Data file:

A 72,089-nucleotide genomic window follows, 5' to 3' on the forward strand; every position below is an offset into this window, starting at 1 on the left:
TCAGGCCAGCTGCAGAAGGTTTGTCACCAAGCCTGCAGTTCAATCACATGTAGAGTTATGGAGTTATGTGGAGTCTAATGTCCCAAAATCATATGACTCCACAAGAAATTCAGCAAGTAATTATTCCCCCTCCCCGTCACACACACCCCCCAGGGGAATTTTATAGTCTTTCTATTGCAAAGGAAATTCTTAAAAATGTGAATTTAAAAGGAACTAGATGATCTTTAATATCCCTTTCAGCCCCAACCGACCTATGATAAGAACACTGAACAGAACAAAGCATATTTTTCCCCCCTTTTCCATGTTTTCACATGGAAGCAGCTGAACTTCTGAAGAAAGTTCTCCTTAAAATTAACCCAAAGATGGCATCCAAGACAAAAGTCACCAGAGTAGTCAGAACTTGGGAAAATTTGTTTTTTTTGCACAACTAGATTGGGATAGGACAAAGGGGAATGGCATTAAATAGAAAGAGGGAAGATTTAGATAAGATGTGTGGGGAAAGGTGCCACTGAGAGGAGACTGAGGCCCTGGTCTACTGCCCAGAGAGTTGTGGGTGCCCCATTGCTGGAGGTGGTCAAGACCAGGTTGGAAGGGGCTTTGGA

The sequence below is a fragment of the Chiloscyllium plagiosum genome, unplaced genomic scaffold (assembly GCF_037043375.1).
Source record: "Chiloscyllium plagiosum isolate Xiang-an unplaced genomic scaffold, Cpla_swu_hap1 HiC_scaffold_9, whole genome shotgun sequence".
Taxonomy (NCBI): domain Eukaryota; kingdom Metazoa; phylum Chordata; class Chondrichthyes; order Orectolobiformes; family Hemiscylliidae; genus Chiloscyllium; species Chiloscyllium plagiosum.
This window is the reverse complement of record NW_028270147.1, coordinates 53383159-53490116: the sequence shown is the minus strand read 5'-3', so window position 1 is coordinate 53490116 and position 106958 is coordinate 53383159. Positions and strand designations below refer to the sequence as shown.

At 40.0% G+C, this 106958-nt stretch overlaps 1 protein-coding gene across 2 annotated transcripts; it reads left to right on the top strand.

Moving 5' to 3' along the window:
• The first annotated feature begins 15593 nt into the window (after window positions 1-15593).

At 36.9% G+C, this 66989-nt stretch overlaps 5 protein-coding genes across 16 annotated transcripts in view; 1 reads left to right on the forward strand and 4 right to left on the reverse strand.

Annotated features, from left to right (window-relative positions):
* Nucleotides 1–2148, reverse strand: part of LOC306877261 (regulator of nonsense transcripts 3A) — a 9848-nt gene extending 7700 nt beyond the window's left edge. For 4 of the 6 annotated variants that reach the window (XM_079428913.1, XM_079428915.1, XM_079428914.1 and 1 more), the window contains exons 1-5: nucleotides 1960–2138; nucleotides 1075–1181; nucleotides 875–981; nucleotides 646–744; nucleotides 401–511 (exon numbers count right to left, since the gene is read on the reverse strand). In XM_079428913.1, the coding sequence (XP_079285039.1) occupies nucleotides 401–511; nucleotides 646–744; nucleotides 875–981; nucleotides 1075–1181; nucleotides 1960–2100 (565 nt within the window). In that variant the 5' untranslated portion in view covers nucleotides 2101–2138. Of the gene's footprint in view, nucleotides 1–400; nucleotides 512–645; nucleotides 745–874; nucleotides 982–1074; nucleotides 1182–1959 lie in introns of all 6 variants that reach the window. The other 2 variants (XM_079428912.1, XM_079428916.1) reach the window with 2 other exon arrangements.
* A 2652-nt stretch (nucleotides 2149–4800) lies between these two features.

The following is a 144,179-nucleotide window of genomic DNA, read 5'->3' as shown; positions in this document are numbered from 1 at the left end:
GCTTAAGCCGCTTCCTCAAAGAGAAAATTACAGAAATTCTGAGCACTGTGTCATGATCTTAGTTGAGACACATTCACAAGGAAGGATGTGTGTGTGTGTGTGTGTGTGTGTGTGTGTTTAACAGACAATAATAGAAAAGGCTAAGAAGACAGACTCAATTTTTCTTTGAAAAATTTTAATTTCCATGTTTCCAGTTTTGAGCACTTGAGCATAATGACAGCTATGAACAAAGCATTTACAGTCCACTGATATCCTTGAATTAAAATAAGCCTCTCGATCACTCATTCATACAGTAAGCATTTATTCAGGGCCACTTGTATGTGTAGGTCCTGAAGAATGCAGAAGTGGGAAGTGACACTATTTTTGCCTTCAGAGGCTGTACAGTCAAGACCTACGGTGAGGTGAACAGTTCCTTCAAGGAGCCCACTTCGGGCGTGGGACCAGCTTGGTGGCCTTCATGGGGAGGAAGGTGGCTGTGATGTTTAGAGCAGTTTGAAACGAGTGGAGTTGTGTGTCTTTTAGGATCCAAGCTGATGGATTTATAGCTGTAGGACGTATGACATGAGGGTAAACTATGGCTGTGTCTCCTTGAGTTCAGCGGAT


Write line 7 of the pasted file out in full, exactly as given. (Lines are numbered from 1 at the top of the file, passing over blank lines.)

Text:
At 40.0% G+C, this 106958-nt stretch overlaps 1 protein-coding gene across 2 annotated transcripts; it reads left to right on the top strand.